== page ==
A newly published academic paper offers something of a valuable signpost for African policymakers as they grapple with the problem of adding new electrical capacity at scale in a context of major global technological change – developments that will, undoubtedly, have material implications for the way future power markets are designed and operated on this continent and elsewhere.
The most important change has been the recent price reductions in renewable-energy technologies, such as wind and solar. This fact, together with sub-Saharan Africa’s formidable solar and wind resources, is making renewables technologies the cheapest sources of power in many countries, which carries signifi- cant policy implications.
Titled ‘Independent Power Projects (IPP) in Sub-Saharan Africa: Investment trends and policy lessons’, the paper has been coauthored by the University of Cape Town Graduate School of Business’s Professor Anton Eberhard and independent consultant Katharine Gratwick, as well as Elvira Morella and Pedro Antmann, both of the World Bank.
The authors see renewable energy breaking through on the continent – both in scale and price – a “breakthrough” facilitated, in part, by competitive procurement or auctions, which deliver lower prices and increased transparency when compared with renewable-energy feed-in tariffs or directly negotiated contracts.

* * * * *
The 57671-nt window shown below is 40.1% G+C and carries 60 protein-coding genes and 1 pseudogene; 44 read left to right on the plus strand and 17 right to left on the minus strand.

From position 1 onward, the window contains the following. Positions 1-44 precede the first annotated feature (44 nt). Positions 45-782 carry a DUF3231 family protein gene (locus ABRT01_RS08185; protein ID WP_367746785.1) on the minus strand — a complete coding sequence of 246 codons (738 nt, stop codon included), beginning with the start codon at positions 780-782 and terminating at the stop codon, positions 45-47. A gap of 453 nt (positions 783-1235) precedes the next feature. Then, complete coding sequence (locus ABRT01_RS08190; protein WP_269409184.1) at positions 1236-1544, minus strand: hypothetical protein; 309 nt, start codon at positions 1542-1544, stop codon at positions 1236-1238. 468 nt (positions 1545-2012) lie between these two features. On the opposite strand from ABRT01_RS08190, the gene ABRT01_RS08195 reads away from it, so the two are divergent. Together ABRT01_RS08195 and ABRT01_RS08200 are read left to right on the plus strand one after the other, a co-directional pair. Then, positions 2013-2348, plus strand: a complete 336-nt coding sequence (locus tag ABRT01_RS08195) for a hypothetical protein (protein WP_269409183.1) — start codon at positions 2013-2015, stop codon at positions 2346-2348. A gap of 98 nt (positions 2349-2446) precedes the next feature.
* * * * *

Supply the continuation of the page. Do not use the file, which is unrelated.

Renewable energy is, therefore, able to compete with fossil-fuel- based sources, but will need to be complemented with flexible resources, owing to their variable production profiles. “This calls for a re-evaluation of the role of utilities and power markets in balancing the system and contracting appropriate backup and auxiliary services.”
The authors forecast that IPPs will make an important and growing contribution to meeting sub-Saharan Africa’s power needs, but urge policymakers to place greater emphasis on power planning and competitive procurement to ensure a “fair allocation of risk” across private investors, utilities and governments.
“Power planning cannot be neglected and is an essential first step towards greater private-sector power investment. Sound planning means that countries are able to project future electricity demand correctly, decide on least-cost supply options, and anticipate how long it would take to procure, finance and build the required generation capacity.”
There should also be an explicit link between planning and the timely initiation of competitive bids or auctions for long-term contracts for new power.
The authors argue that competitive tenders for long-term contracts will, more often than not, result in better investment and price outcomes than feed- in tariffs or directly negotiated projects.
“For IPPs to flourish, Africa needs dynamic, least-cost planning, linked to the timely initia- tion of the competitive procurement of new generation capacity,” the paper states, adding that competitive tenders will also result in less corruption.